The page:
During the 19th century, many trading forts in the American west found gardens to be a necessary source of fresh food. The selection of crops at each fort depended entirely on what crops were suitable for each specific climate. Crops ranged from sweet corn to watermelon and summer squash to Hidatsa beans.

In the 1960s, Bay Arnold insisted that The Fort Restaurant needed a fur trade garden, just as forts of the old west once had. She discovered the … Read the entire post >

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Road Trip Itinerary: Historic Southwestern Forts

Summer is road trip season, and we’ve mapped out a historic and educational road trip for you and yours to adventure on this summer. The Southwestern region of the United States was once a breeding ground for adobe forts, which served as a commercial place for merchants, hunters and trappers to conduct trade and protect their goods. Today, many of these forts have been restored and now serve as must-visit historical monuments. From Colorado to New Mexico and all the … Read the entire post >

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National Bison Month

July marks National Bison Month, celebrating the cultural, historical and economical contribution of North America’s largest land animal.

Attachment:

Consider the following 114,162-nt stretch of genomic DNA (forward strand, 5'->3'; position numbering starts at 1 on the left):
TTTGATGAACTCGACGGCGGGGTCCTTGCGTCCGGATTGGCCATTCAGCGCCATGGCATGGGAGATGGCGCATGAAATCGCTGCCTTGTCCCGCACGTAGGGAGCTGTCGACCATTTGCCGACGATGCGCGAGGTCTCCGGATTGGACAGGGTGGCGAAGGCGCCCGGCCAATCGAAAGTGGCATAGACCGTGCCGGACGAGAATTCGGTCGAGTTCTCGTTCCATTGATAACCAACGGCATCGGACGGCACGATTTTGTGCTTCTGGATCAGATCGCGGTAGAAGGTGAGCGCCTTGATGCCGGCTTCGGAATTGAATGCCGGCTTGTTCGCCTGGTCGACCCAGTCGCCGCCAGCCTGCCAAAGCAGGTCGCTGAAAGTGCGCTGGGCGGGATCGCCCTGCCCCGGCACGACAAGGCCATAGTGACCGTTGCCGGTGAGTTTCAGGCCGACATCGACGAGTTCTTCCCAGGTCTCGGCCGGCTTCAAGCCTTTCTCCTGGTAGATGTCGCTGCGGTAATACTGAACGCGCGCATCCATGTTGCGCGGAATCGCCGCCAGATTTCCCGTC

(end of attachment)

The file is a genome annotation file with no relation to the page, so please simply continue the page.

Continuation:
Bison have roamed our continent for tens of thousands of years. Ancestors of today’s bison existed nearly 120,000 years ago and by the time the first Europeans arrived in the 1600s, estimates are that there were upward of 60 million buffalo living in what today is North America.

The Plains tribes relied on bison for food, clothes, shelter and trade. The indigenous … Read the entire post >

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Tesoro Cultural Center’s Living History Experience

This summer, The Fort will open its gates to the public as the Tesoro Cultural Center expands its educational programming and cultural events with their new Living History Experience. Using our historic adobe structure as its primary teaching tool, Tesoro will introduce 20 weekends of historic immersion and fun for the whole family. Join us for shopping, art, music, historic demonstrations and more.

Visitors will learn about Bent’s Old Fort and the cultural diversity that inspired the Arnold family to … Read the entire post >

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Cookies for Santa – and Your Whole Family!

‘Tis the season for baking holiday treats with family or friends, and rumor has it that jolly old Saint Nick is a big fan of cookies on Christmas Eve. This year, try something other than the traditional frosted sugar cookies or homemade chocolate chip cookies and treat Santa to biscochitos, a special New Mexican Christmas treat.

Biscochitos, or New Mexican shortbread cookies, are anise-flavored cookies rich in flavor, but still light. The cookie was brought to the Southwest by the … Read the entire post >